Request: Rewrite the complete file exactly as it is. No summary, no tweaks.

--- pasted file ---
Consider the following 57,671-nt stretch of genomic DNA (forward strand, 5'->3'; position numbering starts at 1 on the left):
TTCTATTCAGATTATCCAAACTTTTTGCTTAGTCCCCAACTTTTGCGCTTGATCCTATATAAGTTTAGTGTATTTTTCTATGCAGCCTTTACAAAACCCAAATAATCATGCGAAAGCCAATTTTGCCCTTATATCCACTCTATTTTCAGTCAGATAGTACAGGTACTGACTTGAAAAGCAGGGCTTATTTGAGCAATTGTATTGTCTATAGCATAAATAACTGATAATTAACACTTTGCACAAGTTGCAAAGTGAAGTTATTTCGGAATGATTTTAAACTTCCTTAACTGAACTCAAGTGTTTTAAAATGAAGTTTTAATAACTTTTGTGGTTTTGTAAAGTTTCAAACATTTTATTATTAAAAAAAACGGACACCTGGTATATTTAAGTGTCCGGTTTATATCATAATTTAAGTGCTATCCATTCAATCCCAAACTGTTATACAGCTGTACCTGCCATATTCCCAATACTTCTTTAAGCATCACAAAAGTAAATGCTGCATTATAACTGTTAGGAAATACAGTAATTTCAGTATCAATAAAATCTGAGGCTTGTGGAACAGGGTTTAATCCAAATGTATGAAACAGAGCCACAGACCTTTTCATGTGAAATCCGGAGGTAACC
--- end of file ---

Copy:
Consider the following 57,671-nt stretch of genomic DNA (forward strand, 5'->3'; position numbering starts at 1 on the left):
TTCTATTCAGATTATCCAAACTTTTTGCTTAGTCCCCAACTTTTGCGCTTGATCCTATATAAGTTTAGTGTATTTTTCTATGCAGCCTTTACAAAACCCAAATAATCATGCGAAAGCCAATTTTGCCCTTATATCCACTCTATTTTCAGTCAGATAGTACAGGTACTGACTTGAAAAGCAGGGCTTATTTGAGCAATTGTATTGTCTATAGCATAAATAACTGATAATTAACACTTTGCACAAGTTGCAAAGTGAAGTTATTTCGGAATGATTTTAAACTTCCTTAACTGAACTCAAGTGTTTTAAAATGAAGTTTTAATAACTTTTGTGGTTTTGTAAAGTTTCAAACATTTTATTATTAAAAAAAACGGACACCTGGTATATTTAAGTGTCCGGTTTATATCATAATTTAAGTGCTATCCATTCAATCCCAAACTGTTATACAGCTGTACCTGCCATATTCCCAATACTTCTTTAAGCATCACAAAAGTAAATGCTGCATTATAACTGTTAGGAAATACAGTAATTTCAGTATCAATAAAATCTGAGGCTTGTGGAACAGGGTTTAATCCAAATGTATGAAACAGAGCCACAGACCTTTTCATGTGAAATCCGGAGGTAACC